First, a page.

Each of us, as an adult, has around 30,000,000,000,000 viable microbes living in our intestines and body, comprising over 400 different species. How much do all these bugs weigh in an average adult? Around 200g, according to the US Library of Medicine.  However, this estimate varies widely. They help to digest food, especially vegetable matter and keep harmful bacteria (or pathogens) at bay.

 

Examples of helpful microbes include Lactobacillus bacteria that make up parts of the normal human oral and gut flora. They are able to ferment lactose to lactic acid. This makes them important as a preservative and in yogurt production. If you add lactic acid bacteria to thin strips of a cabbage, they ferment the vegetable to create sauerkraut.

Humans cannot digest many plant molecules on their own. Bacteroides thetaiotamicron helps humans by digesting plant molecules for us to digest. We also use the nitrogen fixing abilities of Rhizobium to help with crops and other plants’ growth.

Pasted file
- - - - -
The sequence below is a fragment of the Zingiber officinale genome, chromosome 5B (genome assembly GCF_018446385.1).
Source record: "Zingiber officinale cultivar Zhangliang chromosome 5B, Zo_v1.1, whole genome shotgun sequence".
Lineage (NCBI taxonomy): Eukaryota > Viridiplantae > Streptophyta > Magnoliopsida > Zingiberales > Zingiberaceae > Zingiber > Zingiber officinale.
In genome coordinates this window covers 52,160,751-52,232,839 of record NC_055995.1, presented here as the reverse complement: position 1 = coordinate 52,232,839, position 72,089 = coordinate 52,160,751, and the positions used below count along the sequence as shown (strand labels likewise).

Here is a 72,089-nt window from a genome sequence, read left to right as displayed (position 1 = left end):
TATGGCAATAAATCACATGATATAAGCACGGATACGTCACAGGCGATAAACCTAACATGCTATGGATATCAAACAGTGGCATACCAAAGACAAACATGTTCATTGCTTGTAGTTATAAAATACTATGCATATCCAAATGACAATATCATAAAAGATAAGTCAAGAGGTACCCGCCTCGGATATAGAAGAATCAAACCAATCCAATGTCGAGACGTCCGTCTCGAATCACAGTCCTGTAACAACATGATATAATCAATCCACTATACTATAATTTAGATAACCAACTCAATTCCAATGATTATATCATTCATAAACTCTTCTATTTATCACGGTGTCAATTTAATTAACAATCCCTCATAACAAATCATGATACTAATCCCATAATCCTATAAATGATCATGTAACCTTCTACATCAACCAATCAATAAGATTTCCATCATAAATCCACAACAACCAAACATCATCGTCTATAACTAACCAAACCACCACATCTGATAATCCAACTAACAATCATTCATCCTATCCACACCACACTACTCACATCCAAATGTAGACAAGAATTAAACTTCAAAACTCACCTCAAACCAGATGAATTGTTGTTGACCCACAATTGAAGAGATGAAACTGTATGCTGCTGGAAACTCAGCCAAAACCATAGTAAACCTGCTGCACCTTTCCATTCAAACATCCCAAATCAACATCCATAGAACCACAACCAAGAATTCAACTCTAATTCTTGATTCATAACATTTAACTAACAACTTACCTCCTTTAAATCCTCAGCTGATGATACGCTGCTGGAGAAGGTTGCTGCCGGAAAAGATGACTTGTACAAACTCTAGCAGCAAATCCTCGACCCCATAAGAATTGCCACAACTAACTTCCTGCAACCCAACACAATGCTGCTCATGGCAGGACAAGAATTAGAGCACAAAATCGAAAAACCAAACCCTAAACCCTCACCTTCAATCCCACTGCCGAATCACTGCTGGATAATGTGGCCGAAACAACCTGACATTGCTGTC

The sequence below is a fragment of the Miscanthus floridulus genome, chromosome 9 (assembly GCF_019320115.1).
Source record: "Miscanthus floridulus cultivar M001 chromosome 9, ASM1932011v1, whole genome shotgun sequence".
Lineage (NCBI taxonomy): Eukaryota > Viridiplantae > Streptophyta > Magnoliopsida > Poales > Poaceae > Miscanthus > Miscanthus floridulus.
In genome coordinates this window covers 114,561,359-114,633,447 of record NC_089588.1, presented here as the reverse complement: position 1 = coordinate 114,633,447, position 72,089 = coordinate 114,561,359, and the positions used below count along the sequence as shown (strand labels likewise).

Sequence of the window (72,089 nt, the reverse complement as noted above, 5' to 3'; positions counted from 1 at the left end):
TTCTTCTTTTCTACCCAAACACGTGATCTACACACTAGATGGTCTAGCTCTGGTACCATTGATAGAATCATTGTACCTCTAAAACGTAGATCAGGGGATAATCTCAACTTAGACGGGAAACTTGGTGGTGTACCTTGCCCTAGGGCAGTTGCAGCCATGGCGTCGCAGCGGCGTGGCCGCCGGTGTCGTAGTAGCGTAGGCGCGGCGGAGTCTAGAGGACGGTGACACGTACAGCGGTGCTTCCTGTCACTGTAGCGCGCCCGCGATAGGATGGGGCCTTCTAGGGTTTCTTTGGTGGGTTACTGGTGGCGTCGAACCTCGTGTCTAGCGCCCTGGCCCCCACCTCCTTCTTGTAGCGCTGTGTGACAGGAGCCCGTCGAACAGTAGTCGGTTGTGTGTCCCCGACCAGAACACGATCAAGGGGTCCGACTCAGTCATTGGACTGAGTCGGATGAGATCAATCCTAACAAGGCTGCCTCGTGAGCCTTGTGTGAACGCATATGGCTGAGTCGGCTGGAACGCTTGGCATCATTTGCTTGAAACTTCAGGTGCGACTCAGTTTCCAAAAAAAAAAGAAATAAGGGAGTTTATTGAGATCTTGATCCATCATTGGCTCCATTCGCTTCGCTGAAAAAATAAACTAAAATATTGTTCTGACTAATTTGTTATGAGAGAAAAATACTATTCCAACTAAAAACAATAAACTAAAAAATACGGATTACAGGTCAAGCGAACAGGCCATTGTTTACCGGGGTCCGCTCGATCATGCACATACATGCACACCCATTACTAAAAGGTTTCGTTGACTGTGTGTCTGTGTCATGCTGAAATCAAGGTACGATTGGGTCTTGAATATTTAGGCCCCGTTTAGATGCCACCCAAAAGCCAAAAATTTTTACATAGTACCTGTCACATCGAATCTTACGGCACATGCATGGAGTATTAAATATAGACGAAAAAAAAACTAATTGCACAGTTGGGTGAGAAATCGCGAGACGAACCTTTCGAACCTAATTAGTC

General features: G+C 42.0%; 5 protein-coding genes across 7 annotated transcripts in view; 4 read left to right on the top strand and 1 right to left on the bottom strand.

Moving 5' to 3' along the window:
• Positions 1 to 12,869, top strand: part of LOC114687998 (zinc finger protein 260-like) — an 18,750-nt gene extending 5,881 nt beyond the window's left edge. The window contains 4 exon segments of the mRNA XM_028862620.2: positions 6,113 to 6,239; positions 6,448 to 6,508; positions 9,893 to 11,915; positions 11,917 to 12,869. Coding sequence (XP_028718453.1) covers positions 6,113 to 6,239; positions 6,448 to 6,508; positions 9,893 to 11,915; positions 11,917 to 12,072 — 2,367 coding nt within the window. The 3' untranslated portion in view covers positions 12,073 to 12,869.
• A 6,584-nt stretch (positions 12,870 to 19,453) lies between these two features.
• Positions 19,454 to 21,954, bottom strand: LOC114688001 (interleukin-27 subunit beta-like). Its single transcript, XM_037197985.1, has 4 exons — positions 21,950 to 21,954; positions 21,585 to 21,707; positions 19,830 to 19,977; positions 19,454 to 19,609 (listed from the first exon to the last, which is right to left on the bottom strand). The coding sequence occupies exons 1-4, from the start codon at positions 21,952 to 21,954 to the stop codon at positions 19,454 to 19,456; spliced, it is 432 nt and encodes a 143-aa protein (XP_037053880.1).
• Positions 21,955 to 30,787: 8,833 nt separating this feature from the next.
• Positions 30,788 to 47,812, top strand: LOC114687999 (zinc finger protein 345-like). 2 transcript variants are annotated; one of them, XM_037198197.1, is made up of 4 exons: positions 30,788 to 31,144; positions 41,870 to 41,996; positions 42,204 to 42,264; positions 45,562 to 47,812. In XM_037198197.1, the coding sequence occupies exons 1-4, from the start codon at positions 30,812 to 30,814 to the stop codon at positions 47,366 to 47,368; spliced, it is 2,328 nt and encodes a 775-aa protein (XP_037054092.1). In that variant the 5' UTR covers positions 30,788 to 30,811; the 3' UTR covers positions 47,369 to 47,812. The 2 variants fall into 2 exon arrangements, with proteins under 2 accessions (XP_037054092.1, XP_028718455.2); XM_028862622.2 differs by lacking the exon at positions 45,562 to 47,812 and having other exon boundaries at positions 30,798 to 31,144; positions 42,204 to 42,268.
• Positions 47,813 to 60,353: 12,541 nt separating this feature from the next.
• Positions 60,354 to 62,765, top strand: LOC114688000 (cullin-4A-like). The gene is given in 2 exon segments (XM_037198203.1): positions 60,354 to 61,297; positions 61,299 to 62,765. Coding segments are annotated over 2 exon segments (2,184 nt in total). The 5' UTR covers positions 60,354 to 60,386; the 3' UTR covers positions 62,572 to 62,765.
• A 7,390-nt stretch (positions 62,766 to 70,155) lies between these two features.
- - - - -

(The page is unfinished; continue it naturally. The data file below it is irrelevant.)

Bacteria live all over our body, helping us to digest and to keep our skin healthy.

 

So not all bacteria are bad of us, just a few. 

To read more about microbiology and its use in food safety, click this link.

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